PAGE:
Wednesday, April 2, 2014

Two Big, Disruptive Ideas

Paid to produce, Schooled to work

Last week I attended a breakfast meeting sponsored by the Fairfax County Chamber of Commerce. "Women at the Top of Government Contracting" featured four female C-suite executives and their views on overcoming barriers to achieve business success. Though a lot of time was spent on personal experiences and anecdotes I walked away with hints at two big, disruptive ideas.

In the political arena, the discourse on equal-pay-for-equal-work has focused primarily on women and the challenges they face in the workplace – especially when returning after raising a family. But what if we take this a step further? Not just gender, but age. What if a twenty-something comess into the workforce and possesses the same skills, produces at the same level as a fifty-something? Or take it up another notch: what if that twenty-something's skills exceed those of the fifty-something? Are we talking lower pay for or even displacement of the older worker?

Which brings us to the second idea. One of the executive panelists mentioned that her firms prefers hiring high school graduates rather than college graduates because her company can then train to the needed skill sets, but also because college graduates tend to move to other employment more quickly. So the political push that everyone seek a college degree results in – at least at the margins – higher employee turnover and (because of high school graduate retention) higher unemployment among college graduates that potentially have education loan debt.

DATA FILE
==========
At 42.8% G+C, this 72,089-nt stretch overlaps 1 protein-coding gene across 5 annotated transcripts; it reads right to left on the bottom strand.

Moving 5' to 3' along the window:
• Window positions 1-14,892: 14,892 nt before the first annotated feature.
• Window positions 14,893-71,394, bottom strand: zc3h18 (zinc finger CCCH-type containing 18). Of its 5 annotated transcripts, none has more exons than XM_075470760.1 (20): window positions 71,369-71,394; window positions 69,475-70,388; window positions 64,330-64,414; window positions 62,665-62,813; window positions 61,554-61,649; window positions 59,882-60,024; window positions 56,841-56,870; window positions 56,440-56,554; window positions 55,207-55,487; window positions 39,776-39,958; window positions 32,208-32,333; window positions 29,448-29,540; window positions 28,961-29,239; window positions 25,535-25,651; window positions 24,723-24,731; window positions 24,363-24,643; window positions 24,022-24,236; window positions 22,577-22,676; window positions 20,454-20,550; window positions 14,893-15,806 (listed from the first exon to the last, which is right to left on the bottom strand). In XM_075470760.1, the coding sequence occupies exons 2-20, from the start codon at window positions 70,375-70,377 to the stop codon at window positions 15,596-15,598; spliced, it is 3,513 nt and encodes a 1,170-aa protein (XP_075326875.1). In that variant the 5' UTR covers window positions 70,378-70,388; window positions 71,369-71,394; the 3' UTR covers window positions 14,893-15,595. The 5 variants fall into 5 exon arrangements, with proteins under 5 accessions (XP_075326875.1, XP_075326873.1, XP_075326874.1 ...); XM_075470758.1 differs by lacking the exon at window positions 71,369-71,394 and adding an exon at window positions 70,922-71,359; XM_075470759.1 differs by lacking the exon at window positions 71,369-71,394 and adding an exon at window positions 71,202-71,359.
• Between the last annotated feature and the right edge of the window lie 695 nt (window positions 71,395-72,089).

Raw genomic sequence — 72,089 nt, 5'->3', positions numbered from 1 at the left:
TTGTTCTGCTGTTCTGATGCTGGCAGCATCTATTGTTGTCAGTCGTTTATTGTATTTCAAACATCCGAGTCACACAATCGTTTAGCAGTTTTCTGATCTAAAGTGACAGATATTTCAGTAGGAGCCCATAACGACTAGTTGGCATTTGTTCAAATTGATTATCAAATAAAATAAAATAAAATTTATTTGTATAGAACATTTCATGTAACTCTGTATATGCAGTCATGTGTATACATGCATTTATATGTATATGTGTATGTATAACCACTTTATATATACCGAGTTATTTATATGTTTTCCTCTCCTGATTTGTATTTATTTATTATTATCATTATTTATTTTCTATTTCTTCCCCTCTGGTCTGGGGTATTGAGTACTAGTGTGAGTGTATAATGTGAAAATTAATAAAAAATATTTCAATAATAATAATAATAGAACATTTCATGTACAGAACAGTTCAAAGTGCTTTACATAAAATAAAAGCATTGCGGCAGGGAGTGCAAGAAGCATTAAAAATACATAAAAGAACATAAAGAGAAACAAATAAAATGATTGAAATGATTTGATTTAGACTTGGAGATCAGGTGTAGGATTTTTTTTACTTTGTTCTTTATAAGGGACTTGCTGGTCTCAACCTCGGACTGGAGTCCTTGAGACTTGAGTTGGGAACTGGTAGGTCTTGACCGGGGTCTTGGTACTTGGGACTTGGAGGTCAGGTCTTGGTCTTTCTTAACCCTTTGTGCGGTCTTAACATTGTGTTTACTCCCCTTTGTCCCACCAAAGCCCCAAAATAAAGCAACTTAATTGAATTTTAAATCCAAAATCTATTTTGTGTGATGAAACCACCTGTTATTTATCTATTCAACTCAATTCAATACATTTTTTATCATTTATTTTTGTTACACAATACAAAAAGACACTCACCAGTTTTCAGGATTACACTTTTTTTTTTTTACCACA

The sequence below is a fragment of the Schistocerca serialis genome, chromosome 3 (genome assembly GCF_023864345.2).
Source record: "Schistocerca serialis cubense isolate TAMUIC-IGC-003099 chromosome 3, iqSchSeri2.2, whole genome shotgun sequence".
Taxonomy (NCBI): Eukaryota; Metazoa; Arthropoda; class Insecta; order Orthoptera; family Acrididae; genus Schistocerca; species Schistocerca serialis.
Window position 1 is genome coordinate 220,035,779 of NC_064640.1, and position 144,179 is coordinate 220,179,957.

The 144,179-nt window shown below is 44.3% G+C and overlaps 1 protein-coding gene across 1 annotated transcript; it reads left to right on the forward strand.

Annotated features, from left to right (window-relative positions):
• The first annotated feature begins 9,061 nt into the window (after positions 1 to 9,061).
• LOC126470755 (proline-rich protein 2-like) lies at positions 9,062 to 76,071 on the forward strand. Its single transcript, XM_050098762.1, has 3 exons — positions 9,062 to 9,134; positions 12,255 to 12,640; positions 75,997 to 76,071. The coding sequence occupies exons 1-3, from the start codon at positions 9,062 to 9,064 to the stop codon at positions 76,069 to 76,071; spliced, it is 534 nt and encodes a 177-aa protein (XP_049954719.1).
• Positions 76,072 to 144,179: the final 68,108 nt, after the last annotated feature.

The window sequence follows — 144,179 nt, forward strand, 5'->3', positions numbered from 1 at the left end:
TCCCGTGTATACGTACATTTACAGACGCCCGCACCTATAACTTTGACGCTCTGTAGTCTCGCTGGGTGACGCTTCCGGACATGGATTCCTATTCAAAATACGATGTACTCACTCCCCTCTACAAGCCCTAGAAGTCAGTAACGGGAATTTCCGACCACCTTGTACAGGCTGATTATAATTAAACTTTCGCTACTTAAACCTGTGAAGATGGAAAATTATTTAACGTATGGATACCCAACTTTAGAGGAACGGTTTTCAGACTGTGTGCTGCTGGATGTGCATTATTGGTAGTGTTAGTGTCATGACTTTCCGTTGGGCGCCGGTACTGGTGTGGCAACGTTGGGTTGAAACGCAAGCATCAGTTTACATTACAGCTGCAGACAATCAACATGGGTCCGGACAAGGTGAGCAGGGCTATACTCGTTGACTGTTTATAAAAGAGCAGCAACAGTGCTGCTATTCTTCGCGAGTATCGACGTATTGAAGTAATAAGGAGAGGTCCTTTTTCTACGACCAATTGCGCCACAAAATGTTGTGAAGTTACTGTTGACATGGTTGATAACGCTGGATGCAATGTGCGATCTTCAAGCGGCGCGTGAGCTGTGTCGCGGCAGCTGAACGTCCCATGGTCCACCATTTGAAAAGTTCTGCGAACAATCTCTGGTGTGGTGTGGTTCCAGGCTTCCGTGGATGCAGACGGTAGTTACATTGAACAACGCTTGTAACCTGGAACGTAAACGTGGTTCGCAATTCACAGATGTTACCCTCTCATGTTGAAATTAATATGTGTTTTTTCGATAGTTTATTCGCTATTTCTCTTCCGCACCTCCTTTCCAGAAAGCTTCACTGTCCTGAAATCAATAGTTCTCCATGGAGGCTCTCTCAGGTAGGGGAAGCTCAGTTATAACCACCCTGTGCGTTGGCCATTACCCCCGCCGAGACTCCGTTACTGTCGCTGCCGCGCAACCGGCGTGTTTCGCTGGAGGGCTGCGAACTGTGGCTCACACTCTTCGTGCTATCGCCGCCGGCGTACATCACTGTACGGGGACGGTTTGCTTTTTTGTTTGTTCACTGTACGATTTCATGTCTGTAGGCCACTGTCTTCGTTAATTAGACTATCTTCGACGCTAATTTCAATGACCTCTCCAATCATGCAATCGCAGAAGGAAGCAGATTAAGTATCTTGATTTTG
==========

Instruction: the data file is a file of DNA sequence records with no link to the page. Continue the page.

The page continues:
Players in education and job training include parents, teachers, governments, schools, companies, and – gasp! – labor unions. There, I said it. Many people who piously advocate the "right to work" overlook the role of all these players in maintaining a trained and skilled workforce. But please don't confuse my mention of unions as advocacy for unionism. Far too many labor unions focus solely on growing the ranks of membership instead of developing the skills of its members. As a businessman, I occasionally rely on a specialty staffing firm to supply skilled workers that I can't find anywhere elsewhere or that I may need for a short-term project.

All the players in education and training are important in varying degrees for different jobs. It makes no sense to blindly promote college education when many jobs don't require it, setting potential employees behind in their career path (opportunity cost) and putting many in long-term debt without immediate prospect of employment. So, too, it makes no sense to bemoan the decline of trade unionism when promoting membership growth and cartel over skills development and market competition. Workers of all ages need to continually develop and hone skills for personal and economic growth. No single form of training gets the job done and none should be favored.

There is often a tug of war between those who favor eduction for work and those who love education for learning. In the end it's not about years in service or shingles on the wall; it's about every contribution to our individual prosperity and to that of our colleagues, communities, and country. And to the future of each, for whom we owe our greatest effort yet.